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Shih Tzu

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12:54 am: 洞窟物語物語
Hey! Anyone remember this post? Probably not, that was over five years ago.

Way back sometime in the 2001-2002 school year, when I was in Japan for the first time, someone online pointed me to a Japanese freeware game called Ikachan, a short and unpolished but unique game about the adventures of a little squid. The author's profile said he lived in Kyoto. Neat, so do I, I thought, we could meet up, haha. His site also featured some crazy-ass comics and something that looked like sprite sheets for a new game he had in development. Wonder if that'll be any good.

The year 2005 was rotten overall for me and my family, for various reasons. I'd come back from Japan after a year of English-teaching grind and moved back in with my parents. I had no real job outside of part-time library shelving and no idea what to do with my life. An initially very promising application to a government job dragged on and on for months, until on December 30 I finally got a letter clarifying that the position was no longer available. (Happy New Year!) And then there were the family medical issues, and oh, let's not forget the eBay tussle my parents got into with Angry Clavichord Man.

As it turned out, the highlight of my year got itself over with right at the beginning, when Gideon Zhi poked me on IRC and asked if I wanted to be the translator for some new freeware game he'd heard about, and if so, could I also contact the creator and ask permission. Oh hey, I think this is that Ikachan guy, crazy. I tried the game out. Seems OK. One hour turned into two, into five. This is... actually pretty great. The gameplay was classical yet inventive, the environments lively, the difficulty curve perfectly tuned, the characters simple yet sincere. This is exactly why I wanted to study Japanese. Translating this would be so much fun. The game was 洞窟物語, "Dōkutsu Monogatari". We called it Cave Story.

The actual translation was a whirlwind affair, something like a week of core translation, a week of editing, a week of testing and final polish. My life was sleep-library-translate-sleep-library-translate, with the occasional interlude of "You are going to get those grad school applications in on time, right?" "It's fine, Mom, I'm doing it [no i am not i am translating games about robots and bunny people]." Thanks in no small part to the kind assistance of the author, Pixel, we got the patch out before January was over. I liked the game, but it was just some random freeware on the internet. I figured the right people would enjoy it.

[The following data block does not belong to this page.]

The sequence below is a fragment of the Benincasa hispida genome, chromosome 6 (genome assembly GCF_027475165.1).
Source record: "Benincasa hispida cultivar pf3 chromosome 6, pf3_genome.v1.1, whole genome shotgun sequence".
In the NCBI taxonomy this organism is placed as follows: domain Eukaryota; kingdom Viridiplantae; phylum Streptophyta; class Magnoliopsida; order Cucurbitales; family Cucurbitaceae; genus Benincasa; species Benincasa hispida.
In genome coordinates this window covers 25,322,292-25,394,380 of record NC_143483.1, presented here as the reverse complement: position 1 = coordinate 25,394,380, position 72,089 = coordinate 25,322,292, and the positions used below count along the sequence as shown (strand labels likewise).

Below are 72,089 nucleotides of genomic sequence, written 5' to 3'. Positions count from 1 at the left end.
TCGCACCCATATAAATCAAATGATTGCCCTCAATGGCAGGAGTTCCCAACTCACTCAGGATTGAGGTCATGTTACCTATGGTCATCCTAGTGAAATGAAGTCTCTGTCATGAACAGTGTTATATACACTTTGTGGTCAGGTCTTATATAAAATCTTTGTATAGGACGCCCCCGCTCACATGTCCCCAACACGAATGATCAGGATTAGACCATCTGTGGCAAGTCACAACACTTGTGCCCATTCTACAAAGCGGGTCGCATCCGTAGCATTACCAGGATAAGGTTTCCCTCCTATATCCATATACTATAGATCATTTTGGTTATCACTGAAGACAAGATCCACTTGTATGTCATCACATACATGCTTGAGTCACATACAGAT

There are more right people, apparently, than I realized.

They told their friends. Their friends told their friends. Major sites and magazines found excuses to sneak it into their coverage. People drew art. Reorchestrated the soundtrack. Cosplayed. Discussed which parts of the game moved them to laughter or tears. Messages of gratitude began arriving on Pixel's BBS from Finland, Hungary, Alaska, Taiwan, Chile. Pouring his soul into this tiny world of tragedy and wonder, Pixel had released it to the world as a gift, and by some miracle I had mostly managed not to smash it to bits in transit. That love began to come back to him tenfold.

There are so many things I'd love to surprise my five-years-ago self with to brighten the skies of that dismal year. That just months later I'd break into the game industry and get to do localization full-time. That I'd be moving halfway across the country to Silicon Valley. That Pixel and I would become pen-pals, and I'd get to meet up with him and his family in Kyoto for yakitori and karaoke. And that Daisuke "Pixel" Amaya would get to realize his dream of seeing a game he had made presented to a modern console audience.